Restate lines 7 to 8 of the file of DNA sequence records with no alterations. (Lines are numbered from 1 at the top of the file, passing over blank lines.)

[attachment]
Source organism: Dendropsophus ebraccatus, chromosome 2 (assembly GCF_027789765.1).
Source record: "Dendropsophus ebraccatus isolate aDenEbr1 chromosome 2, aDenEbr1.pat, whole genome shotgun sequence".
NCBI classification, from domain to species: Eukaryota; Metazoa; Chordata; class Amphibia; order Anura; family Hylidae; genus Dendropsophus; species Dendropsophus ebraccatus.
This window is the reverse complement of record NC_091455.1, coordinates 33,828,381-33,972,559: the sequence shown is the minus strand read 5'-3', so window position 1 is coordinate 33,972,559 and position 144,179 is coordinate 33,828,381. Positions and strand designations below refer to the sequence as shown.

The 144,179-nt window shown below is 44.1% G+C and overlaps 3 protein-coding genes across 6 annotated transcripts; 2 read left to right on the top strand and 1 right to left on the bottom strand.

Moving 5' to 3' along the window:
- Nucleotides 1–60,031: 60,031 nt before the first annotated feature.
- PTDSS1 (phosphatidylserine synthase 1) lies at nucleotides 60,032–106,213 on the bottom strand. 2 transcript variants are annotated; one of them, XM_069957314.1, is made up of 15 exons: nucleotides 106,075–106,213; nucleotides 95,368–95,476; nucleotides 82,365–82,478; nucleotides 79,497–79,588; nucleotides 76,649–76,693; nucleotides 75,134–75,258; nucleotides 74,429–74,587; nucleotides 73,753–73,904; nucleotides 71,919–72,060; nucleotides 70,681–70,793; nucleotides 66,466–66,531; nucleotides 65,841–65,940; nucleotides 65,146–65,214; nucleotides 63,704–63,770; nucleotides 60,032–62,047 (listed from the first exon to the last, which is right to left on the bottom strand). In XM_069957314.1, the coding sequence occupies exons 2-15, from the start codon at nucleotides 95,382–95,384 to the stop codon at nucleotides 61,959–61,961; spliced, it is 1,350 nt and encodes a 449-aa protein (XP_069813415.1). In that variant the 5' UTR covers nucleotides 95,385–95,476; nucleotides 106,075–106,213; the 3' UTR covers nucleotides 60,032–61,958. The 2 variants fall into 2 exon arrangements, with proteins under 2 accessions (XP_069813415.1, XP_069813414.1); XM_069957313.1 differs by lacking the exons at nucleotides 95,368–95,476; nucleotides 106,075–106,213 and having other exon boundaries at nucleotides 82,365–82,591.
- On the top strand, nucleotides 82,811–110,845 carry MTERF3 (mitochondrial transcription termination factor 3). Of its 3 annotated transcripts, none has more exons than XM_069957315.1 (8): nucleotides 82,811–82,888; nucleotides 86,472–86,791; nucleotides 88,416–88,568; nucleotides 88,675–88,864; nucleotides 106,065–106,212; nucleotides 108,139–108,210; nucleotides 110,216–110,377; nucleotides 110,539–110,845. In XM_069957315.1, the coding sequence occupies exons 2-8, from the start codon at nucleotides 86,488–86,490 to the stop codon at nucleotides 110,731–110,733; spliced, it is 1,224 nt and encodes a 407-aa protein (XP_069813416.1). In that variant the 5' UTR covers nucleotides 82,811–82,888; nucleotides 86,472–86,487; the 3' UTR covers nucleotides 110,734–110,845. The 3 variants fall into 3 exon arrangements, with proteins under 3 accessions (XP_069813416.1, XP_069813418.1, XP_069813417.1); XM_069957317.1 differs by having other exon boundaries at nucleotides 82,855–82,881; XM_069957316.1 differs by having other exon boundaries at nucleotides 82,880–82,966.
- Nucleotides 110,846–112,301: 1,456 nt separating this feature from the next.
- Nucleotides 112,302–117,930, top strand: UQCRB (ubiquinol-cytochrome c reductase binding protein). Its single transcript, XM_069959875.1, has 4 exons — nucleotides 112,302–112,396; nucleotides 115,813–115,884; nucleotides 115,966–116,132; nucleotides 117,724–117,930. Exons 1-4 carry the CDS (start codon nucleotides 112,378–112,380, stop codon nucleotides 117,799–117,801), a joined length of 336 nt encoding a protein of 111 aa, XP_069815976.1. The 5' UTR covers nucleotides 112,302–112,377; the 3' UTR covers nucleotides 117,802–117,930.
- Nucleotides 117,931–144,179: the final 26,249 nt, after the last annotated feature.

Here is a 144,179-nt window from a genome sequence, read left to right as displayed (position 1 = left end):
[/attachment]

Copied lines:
- Nucleotides 1–60,031: 60,031 nt before the first annotated feature.
- PTDSS1 (phosphatidylserine synthase 1) lies at nucleotides 60,032–106,213 on the bottom strand. 2 transcript variants are annotated; one of them, XM_069957314.1, is made up of 15 exons: nucleotides 106,075–106,213; nucleotides 95,368–95,476; nucleotides 82,365–82,478; nucleotides 79,497–79,588; nucleotides 76,649–76,693; nucleotides 75,134–75,258; nucleotides 74,429–74,587; nucleotides 73,753–73,904; nucleotides 71,919–72,060; nucleotides 70,681–70,793; nucleotides 66,466–66,531; nucleotides 65,841–65,940; nucleotides 65,146–65,214; nucleotides 63,704–63,770; nucleotides 60,032–62,047 (listed from the first exon to the last, which is right to left on the bottom strand). In XM_069957314.1, the coding sequence occupies exons 2-15, from the start codon at nucleotides 95,382–95,384 to the stop codon at nucleotides 61,959–61,961; spliced, it is 1,350 nt and encodes a 449-aa protein (XP_069813415.1). In that variant the 5' UTR covers nucleotides 95,385–95,476; nucleotides 106,075–106,213; the 3' UTR covers nucleotides 60,032–61,958. The 2 variants fall into 2 exon arrangements, with proteins under 2 accessions (XP_069813415.1, XP_069813414.1); XM_069957313.1 differs by lacking the exons at nucleotides 95,368–95,476; nucleotides 106,075–106,213 and having other exon boundaries at nucleotides 82,365–82,591.